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Literary leaves; or, Prose and verse chiefly written in India
David Lester Richardson
Полный просмотр - 1840
addressed admiration amongst appears beauty better called character charm compared critic delight doubt dreams earth edition effect English equal excellence expression fair Falstaff fame fancy feeling force genius give greater hand heart human illustration imagination India interesting kind knowledge language latter learned less light lines literature living look Lord manner means merit Milton mind MINIATURE OUTLINES moral native nature never noble notice object observed once opinion passages passion perhaps play pleasure poems poet poetical poetry popular praise present productions prose published qualities rarely reader reason remarkable respect says seems sense Shakespeare single sonnets soul speak spirit stand style supposed sweet taste thing thou thought tion true truth turn verse Wordsworth writer written
Стр. 189 - I pray you, in your letters, When you shall these unlucky deeds relate, Speak of me as I am ; nothing extenuate, Nor set down aught in malice...
Стр. 10 - O, for my sake do you with Fortune chide, The guilty goddess of my harmful deeds, That did not better for my life provide Than public means which public manners breeds. Thence comes it that my name receives a brand, And almost thence my nature is subdued To what it works in, like the dyer's hand...
Стр. 187 - Tis not to make me jealous, To say my wife is fair, feeds well, loves company, Is free of speech, sings, plays, and dances well ; Where virtue is, these are more virtuous : Nor from mine own weak merits will I draw The smallest fear or doubt of her revolt ; For she had eyes, and chose me. No, lago ; I'll see before I doubt; when I doubt, prove; And, on the proof, there is no more but this, — Away at once with love or jealousy!
Стр. 8 - ... this line, remember not The hand that writ it; for I love you so That I in your sweet thoughts would be forgot If thinking on me then should make you woe. O, if, I say, you look upon this verse When I perhaps compounded am with clay, Do not so much as my poor name rehearse, But let your love even with my life decay, Lest the wise world should look into your moan And mock you with me after I am gone.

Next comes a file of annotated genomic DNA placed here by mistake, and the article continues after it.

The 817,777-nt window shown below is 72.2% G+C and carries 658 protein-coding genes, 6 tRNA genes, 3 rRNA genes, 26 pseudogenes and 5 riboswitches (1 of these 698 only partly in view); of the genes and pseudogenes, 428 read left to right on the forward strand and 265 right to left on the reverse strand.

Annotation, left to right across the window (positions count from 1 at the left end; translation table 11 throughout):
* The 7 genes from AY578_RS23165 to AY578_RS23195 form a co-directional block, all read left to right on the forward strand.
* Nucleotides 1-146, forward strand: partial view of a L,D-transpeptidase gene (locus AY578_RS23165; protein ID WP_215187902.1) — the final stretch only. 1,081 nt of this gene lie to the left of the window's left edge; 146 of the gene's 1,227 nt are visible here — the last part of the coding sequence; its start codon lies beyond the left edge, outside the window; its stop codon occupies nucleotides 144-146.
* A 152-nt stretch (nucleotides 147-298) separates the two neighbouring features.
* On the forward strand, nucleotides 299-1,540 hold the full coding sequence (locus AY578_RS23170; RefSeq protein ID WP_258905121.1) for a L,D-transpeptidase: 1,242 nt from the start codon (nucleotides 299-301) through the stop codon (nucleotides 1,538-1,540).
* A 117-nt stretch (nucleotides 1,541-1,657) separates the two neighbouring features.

Стр. 9 - Saturn laugh'd and leap'd with him. Yet nor the lays of birds, nor the sweet smell Of different flowers in odour and in hue, Could make me any summer's story tell...
Стр. 214 - I do remember him at Clement's Inn, like a man made after supper of a cheese-paring : when he was naked, he was, for all the world, like a forked radish, with a head fantastically carved upon it with a knife...
Стр. 186 - I'd make a life of jealousy ; To follow still the changes of the moon With fresh suspicions ? No ! to be once in doubt, Is once to be resolved.
Стр. 23 - Anon permit the basest clouds to ride With ugly rack on his celestial face, And from the forlorn world his visage hide, Stealing unseen to west with this disgrace: Even so my sun one early morn did shine With all-triumphant splendour on my brow; But, out, alack!
Стр. 222 - As Sir Roger is landlord to the whole congregation, he keeps them in very good order, and will suffer nobody to sleep in it besides himself; for if, by chance, he has been surprised into a short nap at sermon, upon recovering out of it he stands up and looks about him, and, if he sees anybody else nodding, either wakes them himself, or sends his servants to them.
Стр. 23 - I'll read, his for his love." XXXIII Full many a glorious morning have I seen Flatter the mountain-tops with sovereign eye, Kissing with golden face the meadows green, Gilding pale streams with heavenly alchemy; Anon permit the basest clouds to ride With ugly rack on his celestial face, And from the forlorn world his visage hide, Stealing unseen to west with this disgrace.